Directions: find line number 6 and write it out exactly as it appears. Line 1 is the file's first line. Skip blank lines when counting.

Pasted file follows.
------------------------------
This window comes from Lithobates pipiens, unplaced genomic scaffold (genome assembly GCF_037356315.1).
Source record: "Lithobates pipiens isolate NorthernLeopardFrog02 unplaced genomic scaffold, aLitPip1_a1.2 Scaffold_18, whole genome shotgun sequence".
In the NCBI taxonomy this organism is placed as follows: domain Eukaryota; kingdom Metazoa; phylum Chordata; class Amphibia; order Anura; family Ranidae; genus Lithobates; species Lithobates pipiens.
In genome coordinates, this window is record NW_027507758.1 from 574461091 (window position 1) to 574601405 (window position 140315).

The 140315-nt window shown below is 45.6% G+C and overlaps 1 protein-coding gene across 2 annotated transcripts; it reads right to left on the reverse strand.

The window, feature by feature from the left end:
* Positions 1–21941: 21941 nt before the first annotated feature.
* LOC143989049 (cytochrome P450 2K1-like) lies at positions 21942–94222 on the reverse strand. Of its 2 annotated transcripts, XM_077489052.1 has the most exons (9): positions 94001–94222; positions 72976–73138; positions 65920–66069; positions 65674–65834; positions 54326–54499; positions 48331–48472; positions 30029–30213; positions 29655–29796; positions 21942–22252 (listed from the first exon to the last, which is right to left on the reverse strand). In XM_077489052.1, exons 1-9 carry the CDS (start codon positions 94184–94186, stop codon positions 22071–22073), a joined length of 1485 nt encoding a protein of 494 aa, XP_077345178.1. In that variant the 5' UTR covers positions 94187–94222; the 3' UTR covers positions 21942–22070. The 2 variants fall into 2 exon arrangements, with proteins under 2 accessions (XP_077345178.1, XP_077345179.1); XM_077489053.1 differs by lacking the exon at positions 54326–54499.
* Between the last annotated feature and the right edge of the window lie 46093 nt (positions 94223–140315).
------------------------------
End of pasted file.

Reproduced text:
The window, feature by feature from the left end: